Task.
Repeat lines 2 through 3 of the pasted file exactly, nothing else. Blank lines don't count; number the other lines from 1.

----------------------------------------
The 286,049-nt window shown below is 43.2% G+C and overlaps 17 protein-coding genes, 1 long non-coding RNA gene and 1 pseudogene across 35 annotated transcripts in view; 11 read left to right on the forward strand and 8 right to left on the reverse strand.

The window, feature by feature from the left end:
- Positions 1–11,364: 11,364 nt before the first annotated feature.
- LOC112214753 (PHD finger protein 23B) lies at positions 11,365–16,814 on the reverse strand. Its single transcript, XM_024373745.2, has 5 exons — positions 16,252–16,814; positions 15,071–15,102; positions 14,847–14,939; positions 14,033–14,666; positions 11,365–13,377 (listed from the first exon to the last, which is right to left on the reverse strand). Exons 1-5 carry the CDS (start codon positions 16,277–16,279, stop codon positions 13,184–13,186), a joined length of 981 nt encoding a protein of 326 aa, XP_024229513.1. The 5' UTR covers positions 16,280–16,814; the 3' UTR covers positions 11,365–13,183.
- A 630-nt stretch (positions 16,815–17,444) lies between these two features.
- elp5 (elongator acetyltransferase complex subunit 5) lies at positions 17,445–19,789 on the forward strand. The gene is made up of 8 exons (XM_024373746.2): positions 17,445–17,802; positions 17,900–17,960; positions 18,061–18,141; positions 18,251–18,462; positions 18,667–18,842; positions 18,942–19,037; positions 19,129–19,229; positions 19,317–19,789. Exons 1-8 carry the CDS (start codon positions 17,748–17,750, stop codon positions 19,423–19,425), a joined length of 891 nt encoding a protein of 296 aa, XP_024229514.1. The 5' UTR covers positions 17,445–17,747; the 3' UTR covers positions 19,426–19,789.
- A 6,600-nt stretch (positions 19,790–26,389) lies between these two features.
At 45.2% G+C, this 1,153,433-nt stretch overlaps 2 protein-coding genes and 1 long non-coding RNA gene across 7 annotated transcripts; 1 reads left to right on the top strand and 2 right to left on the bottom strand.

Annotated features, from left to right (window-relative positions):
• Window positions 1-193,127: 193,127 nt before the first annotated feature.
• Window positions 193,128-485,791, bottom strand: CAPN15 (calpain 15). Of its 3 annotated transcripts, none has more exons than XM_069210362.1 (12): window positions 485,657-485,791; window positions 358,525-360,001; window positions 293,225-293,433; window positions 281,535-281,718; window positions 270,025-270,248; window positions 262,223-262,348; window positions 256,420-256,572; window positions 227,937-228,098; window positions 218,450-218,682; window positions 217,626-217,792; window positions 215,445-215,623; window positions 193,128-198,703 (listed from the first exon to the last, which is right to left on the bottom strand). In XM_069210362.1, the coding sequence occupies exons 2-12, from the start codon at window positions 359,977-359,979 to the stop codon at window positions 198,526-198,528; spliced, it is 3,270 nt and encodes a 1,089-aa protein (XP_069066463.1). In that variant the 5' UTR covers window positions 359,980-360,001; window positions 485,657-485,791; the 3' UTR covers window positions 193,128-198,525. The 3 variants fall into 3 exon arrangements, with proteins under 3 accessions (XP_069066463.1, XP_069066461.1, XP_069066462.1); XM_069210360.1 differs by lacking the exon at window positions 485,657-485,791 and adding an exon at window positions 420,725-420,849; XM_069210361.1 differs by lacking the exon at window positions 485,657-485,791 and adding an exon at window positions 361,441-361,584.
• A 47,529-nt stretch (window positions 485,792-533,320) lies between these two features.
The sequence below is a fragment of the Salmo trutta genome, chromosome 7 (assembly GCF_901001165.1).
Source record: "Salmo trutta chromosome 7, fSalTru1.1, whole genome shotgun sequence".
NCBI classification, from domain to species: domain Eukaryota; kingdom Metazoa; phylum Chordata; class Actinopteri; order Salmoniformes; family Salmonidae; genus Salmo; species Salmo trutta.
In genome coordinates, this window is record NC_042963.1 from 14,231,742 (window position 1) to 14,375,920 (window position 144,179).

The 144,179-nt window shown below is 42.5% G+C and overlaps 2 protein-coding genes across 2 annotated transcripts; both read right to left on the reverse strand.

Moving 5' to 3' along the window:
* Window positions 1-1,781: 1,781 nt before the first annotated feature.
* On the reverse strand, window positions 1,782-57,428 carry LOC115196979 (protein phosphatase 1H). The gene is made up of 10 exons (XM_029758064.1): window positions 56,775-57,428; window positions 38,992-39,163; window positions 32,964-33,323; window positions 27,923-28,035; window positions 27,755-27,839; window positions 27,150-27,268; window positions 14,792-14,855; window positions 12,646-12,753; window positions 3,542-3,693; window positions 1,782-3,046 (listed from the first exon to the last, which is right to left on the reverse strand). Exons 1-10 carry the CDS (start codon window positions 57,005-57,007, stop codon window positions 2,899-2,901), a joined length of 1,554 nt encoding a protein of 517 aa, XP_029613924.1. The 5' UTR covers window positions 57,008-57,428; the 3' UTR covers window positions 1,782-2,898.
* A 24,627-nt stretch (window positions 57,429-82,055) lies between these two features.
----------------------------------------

The window, feature by feature from the left end:
- Positions 1–11,364: 11,364 nt before the first annotated feature.